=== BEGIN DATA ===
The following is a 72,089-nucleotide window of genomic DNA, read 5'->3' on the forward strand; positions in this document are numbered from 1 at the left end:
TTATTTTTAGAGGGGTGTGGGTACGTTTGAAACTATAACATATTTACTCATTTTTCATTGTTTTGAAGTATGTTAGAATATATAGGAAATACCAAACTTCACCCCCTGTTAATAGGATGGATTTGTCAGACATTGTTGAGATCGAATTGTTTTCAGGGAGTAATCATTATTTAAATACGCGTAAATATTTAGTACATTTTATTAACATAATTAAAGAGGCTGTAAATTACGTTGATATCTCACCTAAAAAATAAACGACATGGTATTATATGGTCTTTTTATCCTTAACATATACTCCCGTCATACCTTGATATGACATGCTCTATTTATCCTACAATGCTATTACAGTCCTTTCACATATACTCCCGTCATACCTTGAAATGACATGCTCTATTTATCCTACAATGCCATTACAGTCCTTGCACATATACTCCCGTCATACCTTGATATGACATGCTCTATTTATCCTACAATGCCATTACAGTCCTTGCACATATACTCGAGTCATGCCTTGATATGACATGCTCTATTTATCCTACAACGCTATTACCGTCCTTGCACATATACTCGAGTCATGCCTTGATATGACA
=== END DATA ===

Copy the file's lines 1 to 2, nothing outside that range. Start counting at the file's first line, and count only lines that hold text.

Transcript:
The following is a 72,089-nucleotide window of genomic DNA, read 5'->3' on the forward strand; positions in this document are numbered from 1 at the left end:
TTATTTTTAGAGGGGTGTGGGTACGTTTGAAACTATAACATATTTACTCATTTTTCATTGTTTTGAAGTATGTTAGAATATATAGGAAATACCAAACTTCACCCCCTGTTAATAGGATGGATTTGTCAGACATTGTTGAGATCGAATTGTTTTCAGGGAGTAATCATTATTTAAATACGCGTAAATATTTAGTACATTTTATTAACATAATTAAAGAGGCTGTAAATTACGTTGATATCTCACCTAAAAAATAAACGACATGGTATTATATGGTCTTTTTATCCTTAACATATACTCCCGTCATACCTTGATATGACATGCTCTATTTATCCTACAATGCTATTACAGTCCTTTCACATATACTCCCGTCATACCTTGAAATGACATGCTCTATTTATCCTACAATGCCATTACAGTCCTTGCACATATACTCCCGTCATACCTTGATATGACATGCTCTATTTATCCTACAATGCCATTACAGTCCTTGCACATATACTCGAGTCATGCCTTGATATGACATGCTCTATTTATCCTACAACGCTATTACCGTCCTTGCACATATACTCGAGTCATGCCTTGATATGACA